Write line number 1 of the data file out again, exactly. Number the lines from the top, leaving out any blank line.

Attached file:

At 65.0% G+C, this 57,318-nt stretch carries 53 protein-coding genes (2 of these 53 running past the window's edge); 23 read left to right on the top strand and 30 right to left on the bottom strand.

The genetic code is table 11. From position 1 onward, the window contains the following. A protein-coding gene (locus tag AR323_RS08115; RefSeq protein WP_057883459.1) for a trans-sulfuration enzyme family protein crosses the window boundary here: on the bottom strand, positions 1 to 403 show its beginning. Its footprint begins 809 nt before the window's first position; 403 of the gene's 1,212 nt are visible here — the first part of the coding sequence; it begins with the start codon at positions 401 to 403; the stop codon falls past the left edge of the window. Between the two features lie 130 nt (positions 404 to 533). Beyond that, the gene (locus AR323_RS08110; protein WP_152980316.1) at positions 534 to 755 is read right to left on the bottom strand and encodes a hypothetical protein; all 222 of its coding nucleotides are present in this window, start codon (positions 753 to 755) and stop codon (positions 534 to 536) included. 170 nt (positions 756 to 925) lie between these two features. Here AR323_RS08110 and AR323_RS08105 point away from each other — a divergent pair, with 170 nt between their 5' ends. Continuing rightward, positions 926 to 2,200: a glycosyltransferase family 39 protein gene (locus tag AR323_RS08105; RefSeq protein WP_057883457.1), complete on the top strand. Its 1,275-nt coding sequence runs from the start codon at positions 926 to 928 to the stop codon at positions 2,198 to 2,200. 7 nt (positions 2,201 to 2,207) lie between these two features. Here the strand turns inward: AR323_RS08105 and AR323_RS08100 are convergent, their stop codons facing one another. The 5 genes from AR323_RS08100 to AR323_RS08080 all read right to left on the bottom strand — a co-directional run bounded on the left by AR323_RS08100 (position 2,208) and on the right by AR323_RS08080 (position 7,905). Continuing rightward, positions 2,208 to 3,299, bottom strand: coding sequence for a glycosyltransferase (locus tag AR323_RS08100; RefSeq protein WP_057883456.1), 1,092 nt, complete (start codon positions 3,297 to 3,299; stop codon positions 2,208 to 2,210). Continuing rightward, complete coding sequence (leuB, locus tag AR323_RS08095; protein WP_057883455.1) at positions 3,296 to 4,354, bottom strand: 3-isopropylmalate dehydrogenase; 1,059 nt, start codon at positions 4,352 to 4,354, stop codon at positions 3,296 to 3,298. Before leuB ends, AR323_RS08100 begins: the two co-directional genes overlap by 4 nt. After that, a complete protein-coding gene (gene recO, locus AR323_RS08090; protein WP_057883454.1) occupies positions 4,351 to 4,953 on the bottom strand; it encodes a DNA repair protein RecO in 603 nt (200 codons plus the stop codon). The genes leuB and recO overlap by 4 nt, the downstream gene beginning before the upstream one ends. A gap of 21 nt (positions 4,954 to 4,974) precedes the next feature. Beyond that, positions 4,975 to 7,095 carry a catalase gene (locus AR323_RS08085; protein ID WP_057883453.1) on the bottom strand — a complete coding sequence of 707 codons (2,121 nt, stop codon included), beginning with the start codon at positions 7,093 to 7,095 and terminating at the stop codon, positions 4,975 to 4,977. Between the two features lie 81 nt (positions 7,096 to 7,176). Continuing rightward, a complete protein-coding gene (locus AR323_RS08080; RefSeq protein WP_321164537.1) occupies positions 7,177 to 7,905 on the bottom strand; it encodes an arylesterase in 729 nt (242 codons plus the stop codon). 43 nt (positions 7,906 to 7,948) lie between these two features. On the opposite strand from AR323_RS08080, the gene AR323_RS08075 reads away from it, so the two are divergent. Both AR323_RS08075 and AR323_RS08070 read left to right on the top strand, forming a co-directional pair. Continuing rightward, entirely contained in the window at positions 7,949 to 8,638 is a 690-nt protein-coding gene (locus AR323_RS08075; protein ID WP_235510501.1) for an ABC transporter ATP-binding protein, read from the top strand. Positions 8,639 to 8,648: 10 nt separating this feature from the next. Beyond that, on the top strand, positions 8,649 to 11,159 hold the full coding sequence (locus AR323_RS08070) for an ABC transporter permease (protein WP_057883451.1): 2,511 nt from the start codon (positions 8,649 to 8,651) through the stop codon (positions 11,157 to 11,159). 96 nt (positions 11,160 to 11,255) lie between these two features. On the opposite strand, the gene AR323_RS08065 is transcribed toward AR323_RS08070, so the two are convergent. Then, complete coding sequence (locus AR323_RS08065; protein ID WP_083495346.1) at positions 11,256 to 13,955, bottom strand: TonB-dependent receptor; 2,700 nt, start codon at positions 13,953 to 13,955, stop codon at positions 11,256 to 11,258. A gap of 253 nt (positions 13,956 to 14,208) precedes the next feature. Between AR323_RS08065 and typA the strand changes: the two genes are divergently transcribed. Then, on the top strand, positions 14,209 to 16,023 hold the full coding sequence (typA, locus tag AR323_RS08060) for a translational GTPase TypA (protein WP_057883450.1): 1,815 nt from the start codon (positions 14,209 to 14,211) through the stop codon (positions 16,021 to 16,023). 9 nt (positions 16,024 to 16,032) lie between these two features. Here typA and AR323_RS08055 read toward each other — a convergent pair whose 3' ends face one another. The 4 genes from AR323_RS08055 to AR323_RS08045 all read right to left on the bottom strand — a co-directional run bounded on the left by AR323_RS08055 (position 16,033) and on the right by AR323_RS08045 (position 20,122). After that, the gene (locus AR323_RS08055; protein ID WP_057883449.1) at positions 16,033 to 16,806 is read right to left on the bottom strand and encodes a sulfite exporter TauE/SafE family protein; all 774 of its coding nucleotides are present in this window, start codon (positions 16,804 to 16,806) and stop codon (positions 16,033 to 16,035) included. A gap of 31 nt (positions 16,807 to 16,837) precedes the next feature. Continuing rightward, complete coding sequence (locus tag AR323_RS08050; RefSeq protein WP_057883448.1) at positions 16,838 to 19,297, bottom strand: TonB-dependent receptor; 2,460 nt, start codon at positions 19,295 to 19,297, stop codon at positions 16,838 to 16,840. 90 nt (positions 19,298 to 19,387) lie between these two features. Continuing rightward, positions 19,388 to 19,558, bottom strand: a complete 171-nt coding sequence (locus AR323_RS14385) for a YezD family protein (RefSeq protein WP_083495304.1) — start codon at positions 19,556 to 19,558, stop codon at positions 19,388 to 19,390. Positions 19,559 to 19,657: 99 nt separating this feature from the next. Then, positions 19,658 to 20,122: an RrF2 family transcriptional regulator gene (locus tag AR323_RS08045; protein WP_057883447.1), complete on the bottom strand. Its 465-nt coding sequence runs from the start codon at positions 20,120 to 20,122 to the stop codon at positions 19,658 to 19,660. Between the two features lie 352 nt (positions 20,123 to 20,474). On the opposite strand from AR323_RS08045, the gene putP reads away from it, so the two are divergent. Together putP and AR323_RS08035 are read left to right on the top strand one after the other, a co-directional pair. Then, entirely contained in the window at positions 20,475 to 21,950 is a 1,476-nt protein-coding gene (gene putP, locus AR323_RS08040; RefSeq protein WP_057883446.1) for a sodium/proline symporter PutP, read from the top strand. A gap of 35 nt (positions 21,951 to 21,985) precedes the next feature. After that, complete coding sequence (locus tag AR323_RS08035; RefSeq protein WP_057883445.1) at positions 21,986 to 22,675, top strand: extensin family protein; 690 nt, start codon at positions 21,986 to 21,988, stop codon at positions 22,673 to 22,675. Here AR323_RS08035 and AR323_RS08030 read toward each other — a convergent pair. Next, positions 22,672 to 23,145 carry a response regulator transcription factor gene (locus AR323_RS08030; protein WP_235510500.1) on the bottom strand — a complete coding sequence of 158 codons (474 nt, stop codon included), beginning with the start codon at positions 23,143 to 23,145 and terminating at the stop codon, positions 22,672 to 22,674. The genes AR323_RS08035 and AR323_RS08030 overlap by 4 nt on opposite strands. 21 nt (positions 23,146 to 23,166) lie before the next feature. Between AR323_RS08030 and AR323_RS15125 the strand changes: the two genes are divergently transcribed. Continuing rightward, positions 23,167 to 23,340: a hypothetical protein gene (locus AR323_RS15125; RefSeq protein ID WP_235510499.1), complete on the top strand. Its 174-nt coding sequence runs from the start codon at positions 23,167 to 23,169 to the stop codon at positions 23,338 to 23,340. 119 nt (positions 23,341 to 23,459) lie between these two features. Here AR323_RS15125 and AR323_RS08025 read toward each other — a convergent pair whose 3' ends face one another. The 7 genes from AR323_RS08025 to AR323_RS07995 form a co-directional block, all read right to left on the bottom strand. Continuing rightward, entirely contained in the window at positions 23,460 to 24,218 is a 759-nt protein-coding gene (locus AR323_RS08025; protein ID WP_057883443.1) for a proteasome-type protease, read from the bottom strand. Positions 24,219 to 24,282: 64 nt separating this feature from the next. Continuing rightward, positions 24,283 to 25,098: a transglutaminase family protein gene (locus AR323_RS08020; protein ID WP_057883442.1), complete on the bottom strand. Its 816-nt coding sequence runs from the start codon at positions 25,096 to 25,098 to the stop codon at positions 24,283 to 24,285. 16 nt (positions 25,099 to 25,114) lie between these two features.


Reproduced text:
At 65.0% G+C, this 57,318-nt stretch carries 53 protein-coding genes (2 of these 53 running past the window's edge); 23 read left to right on the top strand and 30 right to left on the bottom strand.